This sacred precept is to be understood as possessing a very wide latitude of meaning ; comprehending not only perjury and gross calumny, which are both punishable by civil law, but also evil speaking, in all its multifarious shapes and degrees. It is obvious to remark, that although the prohibitory precepts in the eighth article, and the ninth, of the holy decalogue, are both levelled against evils that are alike prejudicial and pernicious to society, yet the laws of society take much more concern in the one than in the other. Every wellregulated civil society arms itself against theft, and metes out punishment as well to petty pilferers as to the highway robber : and yet the violations of the next succeeding article of divine prohibition, pass, for the most part, without punishment, and almost without notice. Not but that money is trash, in comparison with character ; so that he who steals the one, does far less injury than he who wounds the other. But the fact is, civil law is quite incompetent to the task of taking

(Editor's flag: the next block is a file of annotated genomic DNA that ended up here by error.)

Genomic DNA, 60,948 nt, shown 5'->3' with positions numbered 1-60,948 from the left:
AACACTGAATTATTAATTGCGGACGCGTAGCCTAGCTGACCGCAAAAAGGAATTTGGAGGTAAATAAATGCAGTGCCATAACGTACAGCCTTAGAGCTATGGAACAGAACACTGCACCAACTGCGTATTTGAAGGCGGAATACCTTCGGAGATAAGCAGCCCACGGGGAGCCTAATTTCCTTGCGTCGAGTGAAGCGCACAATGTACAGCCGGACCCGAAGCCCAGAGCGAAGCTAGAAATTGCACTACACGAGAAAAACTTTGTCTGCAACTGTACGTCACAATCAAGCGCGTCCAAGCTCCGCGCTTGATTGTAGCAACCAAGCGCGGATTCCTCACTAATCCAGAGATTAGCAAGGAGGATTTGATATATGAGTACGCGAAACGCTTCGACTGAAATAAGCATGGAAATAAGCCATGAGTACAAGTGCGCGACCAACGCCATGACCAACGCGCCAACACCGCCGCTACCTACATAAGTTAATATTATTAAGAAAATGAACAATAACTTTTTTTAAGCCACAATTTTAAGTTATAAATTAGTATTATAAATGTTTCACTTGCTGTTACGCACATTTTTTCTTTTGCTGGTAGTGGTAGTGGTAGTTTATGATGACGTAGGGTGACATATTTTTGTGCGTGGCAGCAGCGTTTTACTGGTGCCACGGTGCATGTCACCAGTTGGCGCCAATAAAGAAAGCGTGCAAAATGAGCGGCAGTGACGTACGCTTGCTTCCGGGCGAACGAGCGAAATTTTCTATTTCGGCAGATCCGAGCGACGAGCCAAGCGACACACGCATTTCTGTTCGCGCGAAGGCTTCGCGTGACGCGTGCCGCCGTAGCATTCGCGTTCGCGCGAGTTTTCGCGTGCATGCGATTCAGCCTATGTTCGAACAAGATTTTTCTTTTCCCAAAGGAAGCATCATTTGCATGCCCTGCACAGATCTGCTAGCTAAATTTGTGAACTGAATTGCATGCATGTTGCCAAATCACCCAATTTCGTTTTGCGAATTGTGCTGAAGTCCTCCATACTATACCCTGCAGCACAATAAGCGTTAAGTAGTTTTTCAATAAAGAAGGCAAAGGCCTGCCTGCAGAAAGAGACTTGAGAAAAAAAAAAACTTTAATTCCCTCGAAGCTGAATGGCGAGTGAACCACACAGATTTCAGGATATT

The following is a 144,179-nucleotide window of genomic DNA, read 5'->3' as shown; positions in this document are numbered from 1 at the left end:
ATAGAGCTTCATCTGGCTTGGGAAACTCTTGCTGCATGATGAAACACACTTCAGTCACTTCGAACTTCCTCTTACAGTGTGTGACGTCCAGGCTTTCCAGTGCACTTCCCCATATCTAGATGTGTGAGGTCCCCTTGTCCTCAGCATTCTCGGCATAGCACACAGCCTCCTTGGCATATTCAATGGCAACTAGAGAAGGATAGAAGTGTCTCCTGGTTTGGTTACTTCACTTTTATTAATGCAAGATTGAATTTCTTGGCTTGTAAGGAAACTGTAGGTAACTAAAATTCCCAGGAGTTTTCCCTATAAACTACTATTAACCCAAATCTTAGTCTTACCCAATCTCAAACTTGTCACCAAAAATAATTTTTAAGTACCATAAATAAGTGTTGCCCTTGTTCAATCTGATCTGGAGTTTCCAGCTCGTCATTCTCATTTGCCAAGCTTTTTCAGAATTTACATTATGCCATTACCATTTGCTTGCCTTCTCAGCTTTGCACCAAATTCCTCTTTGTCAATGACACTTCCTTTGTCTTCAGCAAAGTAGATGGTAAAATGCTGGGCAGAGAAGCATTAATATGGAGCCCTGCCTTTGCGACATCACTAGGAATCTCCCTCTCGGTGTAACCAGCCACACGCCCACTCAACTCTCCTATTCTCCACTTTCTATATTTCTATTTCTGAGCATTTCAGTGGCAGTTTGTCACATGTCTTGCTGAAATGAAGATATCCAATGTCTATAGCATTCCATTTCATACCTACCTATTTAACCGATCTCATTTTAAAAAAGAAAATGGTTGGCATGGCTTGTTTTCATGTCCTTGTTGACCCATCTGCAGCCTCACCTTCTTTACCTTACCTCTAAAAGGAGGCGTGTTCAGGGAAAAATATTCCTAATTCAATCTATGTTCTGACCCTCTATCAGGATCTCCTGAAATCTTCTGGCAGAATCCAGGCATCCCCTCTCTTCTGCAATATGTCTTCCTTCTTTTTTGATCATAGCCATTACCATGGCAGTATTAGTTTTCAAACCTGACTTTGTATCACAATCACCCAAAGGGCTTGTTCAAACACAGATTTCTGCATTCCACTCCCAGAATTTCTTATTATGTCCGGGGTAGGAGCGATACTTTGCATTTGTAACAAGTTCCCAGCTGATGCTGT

cognizance of the violations of the ninth commandment, save in a few instances of flagrant enormity.
The trespasses of the tongue, in this way, are so innumerable, so diverse, and ofttimes so artful, that no legislator could classify them, and much less enact laws that would reach them wholly, without destroying the liberty of speech altogether. And besides, there is, in society, a great deal less averseness to evil speaking than to theft. If one have his money or his goods stolen, he no sooner makes it known, than his neighbours join with him in searching for the thief, who, if found and convicted, is sure to be punished ; because com·mon zeal, as well as common consent, takes side against the culprit. But the pilferers from character fare less hard ; or rather, they are tolerated, provided they manage with art and address, and mingle some wit with their malice or their levity.